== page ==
Figure 12-9 shows you the invader model and its texture.
The invader model follows the same principles as the ship model. We have one OBJ file storing the vertex positions, texture coordinates, normals and faces, and a texture image.
The shield blocks and shots are modeled as cubes and are stored in the files shield.obj and shot.obj. Although they have texture coordinates assigned, we don't actually use texture mapping when rendering them. We just draw them as (translucent) objects with a specific color (blue in the case of the shield blocks, yellow for the shots).
Finally there are the explosions (see Figure 12-3 again). How do we model those? We don't. We'll do what we did in 2D and simply draw a rectangle with a proper z-position in our 3D world, texture mapping it with one frame from a texture image containing an explosion animation. It's the same principle we used for the animated objects in Super Jumper. The only difference is that we will draw the rectangle at a z-position smaller than zero (wherever the exploding object is located). We can even abuse the SpriteBatcher class to do this! Hurray for OpenGL ES. Figure 12-10 shows you the texture.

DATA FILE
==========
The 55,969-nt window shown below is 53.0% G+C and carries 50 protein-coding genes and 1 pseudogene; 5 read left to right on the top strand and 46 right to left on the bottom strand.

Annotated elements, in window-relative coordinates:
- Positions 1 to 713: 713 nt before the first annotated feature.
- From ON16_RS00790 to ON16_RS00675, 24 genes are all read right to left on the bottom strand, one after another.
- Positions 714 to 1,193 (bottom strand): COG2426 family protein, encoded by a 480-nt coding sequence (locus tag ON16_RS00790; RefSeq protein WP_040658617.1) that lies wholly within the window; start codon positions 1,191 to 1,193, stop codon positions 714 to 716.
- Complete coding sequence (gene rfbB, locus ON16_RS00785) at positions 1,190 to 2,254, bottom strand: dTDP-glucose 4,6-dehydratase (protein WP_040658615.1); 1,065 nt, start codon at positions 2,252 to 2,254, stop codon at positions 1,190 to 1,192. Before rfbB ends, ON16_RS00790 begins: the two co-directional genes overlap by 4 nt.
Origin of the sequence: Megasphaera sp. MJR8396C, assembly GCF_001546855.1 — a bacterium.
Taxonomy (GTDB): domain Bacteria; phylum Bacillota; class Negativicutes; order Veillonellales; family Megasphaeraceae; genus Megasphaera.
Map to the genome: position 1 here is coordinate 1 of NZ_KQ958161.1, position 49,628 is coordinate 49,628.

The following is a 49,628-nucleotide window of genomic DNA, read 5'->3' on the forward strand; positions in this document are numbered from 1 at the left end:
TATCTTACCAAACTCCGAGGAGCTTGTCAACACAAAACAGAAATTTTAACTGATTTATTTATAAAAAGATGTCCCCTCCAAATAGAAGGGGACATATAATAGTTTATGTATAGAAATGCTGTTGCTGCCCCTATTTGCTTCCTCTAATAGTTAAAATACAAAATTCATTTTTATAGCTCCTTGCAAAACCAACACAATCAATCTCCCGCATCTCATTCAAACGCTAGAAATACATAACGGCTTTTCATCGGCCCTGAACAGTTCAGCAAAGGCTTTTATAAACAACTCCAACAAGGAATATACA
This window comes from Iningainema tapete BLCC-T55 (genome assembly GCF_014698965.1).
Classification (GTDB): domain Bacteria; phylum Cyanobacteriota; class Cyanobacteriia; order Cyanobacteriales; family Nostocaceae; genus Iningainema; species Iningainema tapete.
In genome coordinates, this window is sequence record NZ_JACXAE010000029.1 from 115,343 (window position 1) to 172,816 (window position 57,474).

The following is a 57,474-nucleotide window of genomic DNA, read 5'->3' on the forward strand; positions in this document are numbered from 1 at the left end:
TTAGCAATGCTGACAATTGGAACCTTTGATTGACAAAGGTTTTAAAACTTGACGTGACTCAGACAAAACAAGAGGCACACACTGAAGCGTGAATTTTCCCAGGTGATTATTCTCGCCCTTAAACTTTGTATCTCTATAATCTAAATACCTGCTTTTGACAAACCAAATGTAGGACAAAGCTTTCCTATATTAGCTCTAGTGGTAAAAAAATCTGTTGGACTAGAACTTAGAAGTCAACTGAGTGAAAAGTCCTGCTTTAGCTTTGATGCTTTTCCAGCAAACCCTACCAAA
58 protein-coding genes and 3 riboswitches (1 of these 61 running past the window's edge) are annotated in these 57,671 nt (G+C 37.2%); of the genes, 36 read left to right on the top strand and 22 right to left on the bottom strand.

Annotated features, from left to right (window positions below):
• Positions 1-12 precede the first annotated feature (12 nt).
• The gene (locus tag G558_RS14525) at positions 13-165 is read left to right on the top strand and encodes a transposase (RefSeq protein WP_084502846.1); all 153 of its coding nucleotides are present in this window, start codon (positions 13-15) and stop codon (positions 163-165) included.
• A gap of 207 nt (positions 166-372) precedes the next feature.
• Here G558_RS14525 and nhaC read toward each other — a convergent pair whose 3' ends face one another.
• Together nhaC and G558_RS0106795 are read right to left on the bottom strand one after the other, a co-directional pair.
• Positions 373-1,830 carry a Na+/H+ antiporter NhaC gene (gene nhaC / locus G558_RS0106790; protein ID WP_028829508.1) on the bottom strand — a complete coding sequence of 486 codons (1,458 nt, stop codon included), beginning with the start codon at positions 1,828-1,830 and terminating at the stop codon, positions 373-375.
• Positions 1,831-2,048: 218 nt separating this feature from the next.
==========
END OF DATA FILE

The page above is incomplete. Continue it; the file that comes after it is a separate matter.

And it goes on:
Figure 12-10. The explosion animation texture (explode.png, 256x256 pixels)
Each frame of the animation is 64x64 pixels in size. All we need to do is generate TextureRegions for each frame and put them into an Animation instance we can use to fetch the correct frame for a given animation time, just as we did for the squirrels or Bob in Super Jumper.
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